Applying for a job? Here’s why you shouldn’t put your home address on your resume

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Applying for a job? Here’s why you shouldn’t put your home address on your resume
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If you’re looking to make a career move soon, you’ve probably spent a good amount of time tailoring your resume for each individual job.

But on each version of your resume,  is your home address listed at the top? That may be limiting your opportunities.

Read more: The resume booster that only 30% of people use

Job experts: Remove your address from your resume

Donna Svei of AvidCareerist.com, a resume writer and interview coach, says recruiters are “doing the math” when they see your physical address.

What she means is they’re calculating how long it will take you to get to work.

As Svei explains, recruiters know that employees with long commutes have more stress and could resign because of the long drive to the office every day.

So, your resume may not make it into the “yes” pile simply because of where you live.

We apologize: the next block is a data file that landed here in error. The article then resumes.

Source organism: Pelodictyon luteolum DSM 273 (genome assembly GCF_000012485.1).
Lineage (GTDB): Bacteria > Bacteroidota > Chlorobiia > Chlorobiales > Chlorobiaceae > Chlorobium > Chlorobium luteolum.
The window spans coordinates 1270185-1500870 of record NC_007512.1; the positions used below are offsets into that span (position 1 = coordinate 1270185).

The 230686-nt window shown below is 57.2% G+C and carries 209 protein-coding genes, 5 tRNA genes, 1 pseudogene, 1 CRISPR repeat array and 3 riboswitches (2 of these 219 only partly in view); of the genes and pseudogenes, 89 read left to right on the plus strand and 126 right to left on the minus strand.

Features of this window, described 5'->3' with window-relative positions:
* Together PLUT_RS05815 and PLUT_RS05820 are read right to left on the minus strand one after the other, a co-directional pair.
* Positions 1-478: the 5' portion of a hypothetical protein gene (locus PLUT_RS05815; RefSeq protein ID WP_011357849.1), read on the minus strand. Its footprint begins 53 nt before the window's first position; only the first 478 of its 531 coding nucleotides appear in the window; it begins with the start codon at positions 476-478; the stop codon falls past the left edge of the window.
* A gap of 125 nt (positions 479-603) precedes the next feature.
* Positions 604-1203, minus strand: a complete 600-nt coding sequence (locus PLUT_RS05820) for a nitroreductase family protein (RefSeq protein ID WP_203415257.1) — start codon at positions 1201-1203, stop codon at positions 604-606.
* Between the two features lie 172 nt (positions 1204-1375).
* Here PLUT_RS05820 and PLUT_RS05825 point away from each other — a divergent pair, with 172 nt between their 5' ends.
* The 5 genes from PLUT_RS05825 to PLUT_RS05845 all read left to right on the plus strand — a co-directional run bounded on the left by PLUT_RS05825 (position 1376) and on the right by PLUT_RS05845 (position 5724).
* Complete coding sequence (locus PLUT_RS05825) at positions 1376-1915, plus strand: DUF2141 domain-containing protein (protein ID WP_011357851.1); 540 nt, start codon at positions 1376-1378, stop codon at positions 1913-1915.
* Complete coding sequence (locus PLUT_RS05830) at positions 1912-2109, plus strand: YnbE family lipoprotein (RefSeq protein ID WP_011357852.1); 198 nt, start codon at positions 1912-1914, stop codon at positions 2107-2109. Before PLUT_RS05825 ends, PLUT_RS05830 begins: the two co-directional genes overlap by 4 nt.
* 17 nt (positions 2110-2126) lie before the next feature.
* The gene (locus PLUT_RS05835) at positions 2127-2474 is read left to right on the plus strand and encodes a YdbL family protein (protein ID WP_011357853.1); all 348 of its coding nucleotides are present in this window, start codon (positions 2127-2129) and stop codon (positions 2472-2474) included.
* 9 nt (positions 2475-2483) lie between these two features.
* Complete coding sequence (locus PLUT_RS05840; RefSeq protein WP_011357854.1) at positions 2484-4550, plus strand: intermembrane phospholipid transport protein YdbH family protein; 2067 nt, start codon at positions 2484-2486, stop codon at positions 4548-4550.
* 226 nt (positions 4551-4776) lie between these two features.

Instead of putting a physical address at the top of the resume, Svei recommends listing the city location of your current or most recent employer.

For example: Brown Automotive Services, Springfield, Missouri 

What if you’re looking for out-of-state work? Your current address is a giveaway that you’re not local, and some employers only consider nearby applicants.

Here’s the dilemma many job seekers in this situation face:

  • Should I be honest and use my current address?
  • Should I lie and use a friend or family member’s address, or even make one up?

Recruiter Biron Clark of CareerSidekick.com says there’s a third option, which also includes leaving your address off the resume like Svei suggests.

He recommends that you use the address space to tell the employer you’re moving (or willing to move).

For example: Relocating to New York in July 2017 

To be clear, these experts aren’t recommending that you be dishonest. The purpose of these methods is to avoid being eliminated from consideration before you can explain your situation to a hiring manager.

Once you’ve secured an interview, you’ll have the opportunity to discuss your commute or plans to relocate.

And speaking of relocation, here’s a possible drawback. You could potentially lose out on relocation assistance if you tell an employer that you’re relocating with or without a job. So if you’re concerned about that, you may just want to specifically point out that you’re willing (or want) to relocate.

Read more: This is the resume format most hiring managers want to see

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Mike Timmermann About the author: Mike Timmermann
Michael Timmermann paid off his mortgage in two years. Now, he shares his money-saving tips on his blog, Save on Almost Everything.
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